Story-day is for cultural exploration, puraanas and parables and finding out about leading lights in spiritual philosophy.
This is a busy week; the B'hai faith has two holy days - the 25th and 27th, - there was another Sikh festival on the 24th, which was also the day of Thanksgiving for the United States. Then there is the first Sunday of Advent of Christ tomorrow. Indeed, this part of the year is well-laden with festival days!
It is fair to say that majority festivals took place, originally, only in the Northern hemisphere, as that is where the centres of civilization and organised faith structures developed. Whether of the naturalistic, Pagan-style or the highly intellectual such as Kabbalah and Vedanta, it is not hard to see why most festivals took - and continue to take - place in the winter months. It is difficult to resist the pull of Nature and the run of the year as driven by the seasons. Even though calendars may vary between different cultures, months named differently, years running differently, there is a commonality with regard to season and an understanding of the analogy of destruction, renewal and recovery.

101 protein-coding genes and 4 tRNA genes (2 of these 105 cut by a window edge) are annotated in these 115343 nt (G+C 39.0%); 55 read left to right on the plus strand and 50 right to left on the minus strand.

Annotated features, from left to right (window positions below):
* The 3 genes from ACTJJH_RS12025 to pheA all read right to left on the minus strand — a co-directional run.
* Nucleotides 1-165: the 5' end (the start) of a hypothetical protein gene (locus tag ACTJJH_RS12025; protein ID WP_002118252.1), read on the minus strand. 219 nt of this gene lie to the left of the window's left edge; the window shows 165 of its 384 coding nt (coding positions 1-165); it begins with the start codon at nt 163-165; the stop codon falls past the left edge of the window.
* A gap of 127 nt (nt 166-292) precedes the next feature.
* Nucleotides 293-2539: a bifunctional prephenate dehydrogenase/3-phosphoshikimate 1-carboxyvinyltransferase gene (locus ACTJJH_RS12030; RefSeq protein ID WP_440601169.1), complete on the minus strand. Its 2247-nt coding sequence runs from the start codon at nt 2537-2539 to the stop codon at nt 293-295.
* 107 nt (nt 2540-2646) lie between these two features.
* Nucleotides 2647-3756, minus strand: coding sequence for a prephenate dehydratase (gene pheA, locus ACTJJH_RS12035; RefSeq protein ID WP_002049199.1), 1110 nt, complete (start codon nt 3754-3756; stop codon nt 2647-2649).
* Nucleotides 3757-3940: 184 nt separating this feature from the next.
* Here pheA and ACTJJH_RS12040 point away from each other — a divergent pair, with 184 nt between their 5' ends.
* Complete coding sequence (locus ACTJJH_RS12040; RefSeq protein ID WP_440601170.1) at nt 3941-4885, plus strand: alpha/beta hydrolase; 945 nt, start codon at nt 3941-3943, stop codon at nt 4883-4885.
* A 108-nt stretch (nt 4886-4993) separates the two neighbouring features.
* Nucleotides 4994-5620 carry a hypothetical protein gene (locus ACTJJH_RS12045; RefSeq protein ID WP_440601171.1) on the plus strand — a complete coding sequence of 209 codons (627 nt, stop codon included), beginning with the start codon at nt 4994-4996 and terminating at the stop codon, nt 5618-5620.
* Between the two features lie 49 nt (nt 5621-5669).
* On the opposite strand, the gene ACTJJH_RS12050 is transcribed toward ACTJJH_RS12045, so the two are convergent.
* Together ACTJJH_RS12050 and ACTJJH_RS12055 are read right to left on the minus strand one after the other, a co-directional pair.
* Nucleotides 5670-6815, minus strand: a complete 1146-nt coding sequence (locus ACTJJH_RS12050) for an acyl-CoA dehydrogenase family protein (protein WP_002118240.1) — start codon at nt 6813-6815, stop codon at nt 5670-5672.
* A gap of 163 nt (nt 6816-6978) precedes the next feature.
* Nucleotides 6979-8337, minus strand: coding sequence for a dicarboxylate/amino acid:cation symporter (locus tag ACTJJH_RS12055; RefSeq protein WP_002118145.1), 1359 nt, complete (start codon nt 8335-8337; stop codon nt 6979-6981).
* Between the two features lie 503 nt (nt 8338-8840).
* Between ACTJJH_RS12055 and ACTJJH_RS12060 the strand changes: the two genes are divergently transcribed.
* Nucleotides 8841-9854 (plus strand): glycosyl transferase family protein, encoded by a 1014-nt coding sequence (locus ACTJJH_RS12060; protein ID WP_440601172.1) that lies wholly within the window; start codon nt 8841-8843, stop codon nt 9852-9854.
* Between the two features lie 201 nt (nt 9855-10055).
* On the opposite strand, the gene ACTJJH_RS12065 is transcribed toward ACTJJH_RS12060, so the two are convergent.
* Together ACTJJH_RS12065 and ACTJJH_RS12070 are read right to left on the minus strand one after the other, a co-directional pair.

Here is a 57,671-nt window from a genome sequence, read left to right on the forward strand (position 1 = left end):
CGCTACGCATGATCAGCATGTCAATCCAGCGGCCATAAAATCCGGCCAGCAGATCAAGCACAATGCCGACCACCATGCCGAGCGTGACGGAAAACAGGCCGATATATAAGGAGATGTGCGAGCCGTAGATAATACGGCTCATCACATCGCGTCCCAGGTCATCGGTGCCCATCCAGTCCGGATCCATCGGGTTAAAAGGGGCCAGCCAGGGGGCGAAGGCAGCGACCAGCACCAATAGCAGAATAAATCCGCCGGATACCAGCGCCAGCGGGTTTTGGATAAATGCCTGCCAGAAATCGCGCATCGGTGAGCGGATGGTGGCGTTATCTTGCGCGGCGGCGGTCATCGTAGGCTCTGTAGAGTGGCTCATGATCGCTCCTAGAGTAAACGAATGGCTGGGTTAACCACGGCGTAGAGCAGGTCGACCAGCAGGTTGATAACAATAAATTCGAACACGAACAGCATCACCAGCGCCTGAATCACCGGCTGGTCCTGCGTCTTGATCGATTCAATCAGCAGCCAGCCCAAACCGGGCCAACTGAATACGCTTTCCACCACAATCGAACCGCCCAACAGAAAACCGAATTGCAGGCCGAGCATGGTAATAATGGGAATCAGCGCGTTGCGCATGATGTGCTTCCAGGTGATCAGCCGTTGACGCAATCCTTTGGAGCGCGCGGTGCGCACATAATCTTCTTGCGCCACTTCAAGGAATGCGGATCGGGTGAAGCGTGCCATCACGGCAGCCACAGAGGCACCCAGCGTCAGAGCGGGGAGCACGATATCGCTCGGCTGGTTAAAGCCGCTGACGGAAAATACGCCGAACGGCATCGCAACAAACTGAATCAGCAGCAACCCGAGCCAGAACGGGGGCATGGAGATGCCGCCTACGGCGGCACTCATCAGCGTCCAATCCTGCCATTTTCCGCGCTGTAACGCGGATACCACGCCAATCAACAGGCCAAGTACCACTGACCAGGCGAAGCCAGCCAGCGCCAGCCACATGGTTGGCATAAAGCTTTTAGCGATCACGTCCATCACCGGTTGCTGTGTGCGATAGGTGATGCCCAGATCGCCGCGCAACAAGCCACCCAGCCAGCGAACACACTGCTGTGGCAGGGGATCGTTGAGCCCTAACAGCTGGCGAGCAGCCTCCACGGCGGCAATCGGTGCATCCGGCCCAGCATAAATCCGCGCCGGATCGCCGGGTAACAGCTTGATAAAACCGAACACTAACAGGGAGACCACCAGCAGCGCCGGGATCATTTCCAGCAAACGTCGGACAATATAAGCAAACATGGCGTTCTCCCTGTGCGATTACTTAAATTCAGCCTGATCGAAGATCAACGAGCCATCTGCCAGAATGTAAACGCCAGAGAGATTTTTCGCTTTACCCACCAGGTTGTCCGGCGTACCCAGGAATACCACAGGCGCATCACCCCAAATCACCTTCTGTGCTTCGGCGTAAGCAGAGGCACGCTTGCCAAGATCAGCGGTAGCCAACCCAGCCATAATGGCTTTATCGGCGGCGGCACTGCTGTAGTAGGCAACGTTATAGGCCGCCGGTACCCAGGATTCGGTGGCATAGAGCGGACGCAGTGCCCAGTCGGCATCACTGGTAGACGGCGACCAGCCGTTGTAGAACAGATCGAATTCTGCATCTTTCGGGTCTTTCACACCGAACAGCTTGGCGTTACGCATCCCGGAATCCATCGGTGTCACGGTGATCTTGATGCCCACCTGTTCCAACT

No matter what culture one is from, the drawing in of winter encourages a review of what has been, preparation for the immediate months of withdrawal, and looking forward to improved times as the following seasons spring out again.
This applies at the naturistic level and at the intellectual. The former is easy to understand, for we have the laying-in of produce from this year to see us through the fallowness of winter, and ceremony to encourage the Earth Spirit to be kind to its devotees. For the more intellectually-minded sadhaks, we have for example Christ's 'birthday' to enhearten and brighten our deep winter with the promise of new life, or the ascendence of Gurus and saints (Abdul-baha, Tegh Bahdur, Tapovanam), or dedications to the continuation of sacred places and scriptures (Hannukah, Bhagavad Gita Jayanti). Many are the days ahead which offer doorways to expand one's spirit, whether through living example, learned pursuit, or simple gratitude for the resplendence of life.
There is no reason to become despondent at the onset of winter. Use the quietude it brings to reflect on the many ways of worship, the many joys to be had from each moment and the benefit to be gained from having some 'down time' to prepare for the 'up'!
Greet the seasons, as the Season's Greetings begin to ring.